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[Australia Weekly Migration News 62 issue]

Student visas – increase to the financial capacity

Subclass 500 Student Visa:

The primary applicant must provide evidence of sufficient available funds to:

  • meet travel expenses; living costs and expenses of AUD 21,041 if the applicant intends to stay for 12 months or more or pro-rata if less than 12 months; and if the course is less than 12 months, the full amount of course fees or if the course is longer than 12 months, the fees for the first 12 months of the course.
  • meet for any secondary applicants: their travel expenses; living costs for partner of AUD 7,362 and dependent child AUD 3,152, if intending to stay for 12 months or more or pro-rata if staying less than 12 months; and school fees for school-age dependents of AUD 8,296 if staying more than 12 months or pro-rata if staying less than 12 months, unless waived in specified circumstances.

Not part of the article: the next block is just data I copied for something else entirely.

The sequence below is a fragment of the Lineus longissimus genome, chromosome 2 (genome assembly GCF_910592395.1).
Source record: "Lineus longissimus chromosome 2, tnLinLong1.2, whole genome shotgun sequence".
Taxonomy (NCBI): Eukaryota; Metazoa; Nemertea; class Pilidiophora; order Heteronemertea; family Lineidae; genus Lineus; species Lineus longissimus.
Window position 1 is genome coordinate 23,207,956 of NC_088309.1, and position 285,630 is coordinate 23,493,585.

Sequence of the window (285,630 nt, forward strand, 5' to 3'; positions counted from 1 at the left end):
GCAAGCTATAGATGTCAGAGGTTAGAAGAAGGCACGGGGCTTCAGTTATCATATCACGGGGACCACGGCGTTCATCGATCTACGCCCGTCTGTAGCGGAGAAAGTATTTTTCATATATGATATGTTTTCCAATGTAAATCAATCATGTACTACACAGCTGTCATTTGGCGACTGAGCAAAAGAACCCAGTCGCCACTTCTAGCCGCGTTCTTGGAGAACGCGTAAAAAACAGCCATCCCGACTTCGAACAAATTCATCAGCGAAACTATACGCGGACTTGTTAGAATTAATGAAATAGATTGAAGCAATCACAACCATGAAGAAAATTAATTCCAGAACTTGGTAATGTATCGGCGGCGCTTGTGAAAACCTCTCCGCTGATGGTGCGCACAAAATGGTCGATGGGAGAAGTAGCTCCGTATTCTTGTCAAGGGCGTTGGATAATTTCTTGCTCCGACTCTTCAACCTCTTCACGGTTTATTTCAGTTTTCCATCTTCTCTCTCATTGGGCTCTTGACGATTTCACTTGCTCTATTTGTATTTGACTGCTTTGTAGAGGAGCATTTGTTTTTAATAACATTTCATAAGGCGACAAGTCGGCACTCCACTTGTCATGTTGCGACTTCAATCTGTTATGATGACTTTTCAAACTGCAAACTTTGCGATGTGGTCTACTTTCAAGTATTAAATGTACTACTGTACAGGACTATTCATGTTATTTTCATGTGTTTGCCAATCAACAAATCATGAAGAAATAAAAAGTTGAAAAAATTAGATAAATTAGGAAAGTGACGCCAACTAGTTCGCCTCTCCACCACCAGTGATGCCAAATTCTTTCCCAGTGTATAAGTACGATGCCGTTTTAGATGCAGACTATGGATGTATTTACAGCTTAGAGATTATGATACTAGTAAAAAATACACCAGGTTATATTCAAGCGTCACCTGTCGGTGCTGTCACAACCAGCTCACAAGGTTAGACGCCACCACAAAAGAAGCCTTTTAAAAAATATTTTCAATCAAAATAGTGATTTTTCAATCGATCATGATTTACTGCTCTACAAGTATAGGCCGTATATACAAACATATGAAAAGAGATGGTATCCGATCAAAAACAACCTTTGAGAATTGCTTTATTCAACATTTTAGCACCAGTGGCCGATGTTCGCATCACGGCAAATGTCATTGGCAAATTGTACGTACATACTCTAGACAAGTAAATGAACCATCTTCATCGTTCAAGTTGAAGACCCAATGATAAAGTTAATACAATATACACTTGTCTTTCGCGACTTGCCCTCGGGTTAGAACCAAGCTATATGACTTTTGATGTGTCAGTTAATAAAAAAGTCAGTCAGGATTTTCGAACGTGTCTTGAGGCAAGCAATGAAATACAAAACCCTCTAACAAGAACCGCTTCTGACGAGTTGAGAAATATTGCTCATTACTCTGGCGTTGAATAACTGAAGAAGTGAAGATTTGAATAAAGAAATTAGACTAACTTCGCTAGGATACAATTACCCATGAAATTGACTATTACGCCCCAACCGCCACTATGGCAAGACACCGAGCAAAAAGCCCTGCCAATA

• evidence of financial capacity that the primary applicant’s parent, spouse or de facto partner has a personal annual income, in the 12 months immediately before the application is made, is if there is no secondary applicant at least AUD 62,222 or
    if there is a secondary applicant – at least AUD 72,592.
  • if the primary applicant is a Foreign Affairs student – the evidence of financial capacity is a letter of support from the Department of Foreign Affairs and Trade.
  • if the primary applicant is a Defence student – the evidence of financial capacity is a letter of support from the Department of Defence

Subclass 590 Student Guardian Visa:

A primary Student Guardian must provide evidence of sufficient funds to: